Children from Littlehampton and Rustington sing at The O2 Arena in London

Children from Littlehampton and Rustington have sung at The O2 Arena in London as part of Young Voices 2020.

The concerts form the largest school choir in the world and among those taking part were five schools from our area, Summerlea CP School, Rustington Community Primary School, Georgian Gardens Primary School, White Meadows Primary Academy and East Preston Junior School.

Dave Burrows, music lead at Summerlea CP School, with children from his school and four others, Rustington Community Primary School, Georgian Gardens Primary School, White Meadows Primary Academy and East Preston Junior School, at the rehearsal get-together. Picture: Steve Robards SR20011102

Dave Burrows, music lead at Summerlea CP School, with children from his school and four others, Rustington Community Primary School, Georgian Gardens Primary School, White Meadows Primary Academy and East Preston Junior School, at the rehearsal get-together. Picture: Steve Robards SR20011102

Teacher Dave Burrows, music lead at Summerlea, organised a singing day for the five schools on January 11, to help everyone prepare, though they were not all taking part in Young Voices on the same day.

He said: “The get-together was an opportunity for the children to all come together and rehearse the songs with each other. This was the first time we all pulled together like this and it was great fun.”

Summerlea took 54 members of its Glee Club to The O2 for the concert on Thursday, January 23.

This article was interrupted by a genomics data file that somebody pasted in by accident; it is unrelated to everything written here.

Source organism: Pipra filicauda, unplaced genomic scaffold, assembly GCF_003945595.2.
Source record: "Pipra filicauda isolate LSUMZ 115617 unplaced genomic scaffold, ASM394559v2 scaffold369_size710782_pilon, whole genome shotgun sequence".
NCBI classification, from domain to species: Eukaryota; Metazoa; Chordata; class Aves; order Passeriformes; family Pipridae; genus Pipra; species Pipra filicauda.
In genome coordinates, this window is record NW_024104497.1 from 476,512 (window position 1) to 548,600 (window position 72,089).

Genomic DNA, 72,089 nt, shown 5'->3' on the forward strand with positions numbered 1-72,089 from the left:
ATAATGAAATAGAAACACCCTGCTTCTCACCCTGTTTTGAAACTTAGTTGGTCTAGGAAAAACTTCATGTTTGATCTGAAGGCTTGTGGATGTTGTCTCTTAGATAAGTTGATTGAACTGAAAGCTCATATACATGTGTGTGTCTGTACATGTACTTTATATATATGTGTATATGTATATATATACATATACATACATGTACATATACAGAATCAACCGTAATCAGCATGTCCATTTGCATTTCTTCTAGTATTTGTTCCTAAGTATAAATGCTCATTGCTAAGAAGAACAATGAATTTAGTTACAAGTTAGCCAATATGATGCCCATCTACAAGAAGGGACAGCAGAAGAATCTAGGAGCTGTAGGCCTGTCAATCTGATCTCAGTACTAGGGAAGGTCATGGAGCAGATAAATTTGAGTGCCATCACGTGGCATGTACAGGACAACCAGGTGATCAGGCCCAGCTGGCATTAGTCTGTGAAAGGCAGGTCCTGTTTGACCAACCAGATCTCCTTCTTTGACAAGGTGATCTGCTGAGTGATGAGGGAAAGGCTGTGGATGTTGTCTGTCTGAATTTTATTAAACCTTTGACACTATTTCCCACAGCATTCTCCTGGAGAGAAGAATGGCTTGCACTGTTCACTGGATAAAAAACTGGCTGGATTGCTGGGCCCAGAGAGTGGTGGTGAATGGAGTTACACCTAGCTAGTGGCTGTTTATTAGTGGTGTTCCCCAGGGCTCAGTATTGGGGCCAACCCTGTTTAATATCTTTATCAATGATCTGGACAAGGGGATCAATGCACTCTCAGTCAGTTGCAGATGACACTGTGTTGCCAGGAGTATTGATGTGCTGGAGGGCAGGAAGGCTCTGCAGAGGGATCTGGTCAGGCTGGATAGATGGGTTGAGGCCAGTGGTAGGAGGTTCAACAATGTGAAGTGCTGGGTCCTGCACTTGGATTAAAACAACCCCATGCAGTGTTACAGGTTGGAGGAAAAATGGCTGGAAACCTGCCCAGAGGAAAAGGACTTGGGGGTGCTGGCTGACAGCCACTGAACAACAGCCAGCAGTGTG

Mr Burrows said: “There were 8,452 children, all singing together. It was a huge undertaking, it was massively tiring but so rewarding and so worthwhile.

“For the concert, they use lots of coloured lights and everyone is so focused because it has the feeling of a really big performance.”

Tassia Wormald, 10, was taking part for a second time.

She said: “Last year seemed different, because I didn’t know what it was and how the atmosphere was going to be. This year, it was really good. I felt I was back there and I was singing my heart out, knowing it was the last time I would be able to take part.

“Sometimes you might forget some words but it is nice to sing everything and there are little microphones so they pick up your voice.

“You get a little wristband and a torch. You see the children waving the lights around and they look like stars.”

Ali Gadelrab, 10, was also taking part for a second time. He said he had been to concerts at The O2 before, so he knew what the venue was like, but sitting up on the upper tier was quite an experience.

He said: “When you go to your seat, you think you are going to fall.”

He really enjoyed the day but found it quite tiring and struggled to stay awake in the coach on the way home.

Ali said: “I came home and just went straight to bed, I didn’t even get into my pyjamas. I just brushed my teeth and went.”

Caitlen Wilkinson-Smith, eight, has sensitive ears but said she was so excited at the concert, she did not need her ear defenders.

She said: “It was my first time and I was really excited. I was not expecting it to be that big at all.”

This year’s main artists were Tony Hadley from Spandau Ballet, The Shires and Ruti, who won the seventh series of The Voice UK.

Mr Burrows said: “Ruti was an inspiration for them as she sang in Young Voices 10 years ago and now she was back as a big act.”

Andy Instone from street dance company Urban Strides was also there to inspire the children.

Mr Burrows said: “He was an amazing motivator for the children. They have to rehearse for two hours and everyone is tired, but he gets everyone up and dancing again.”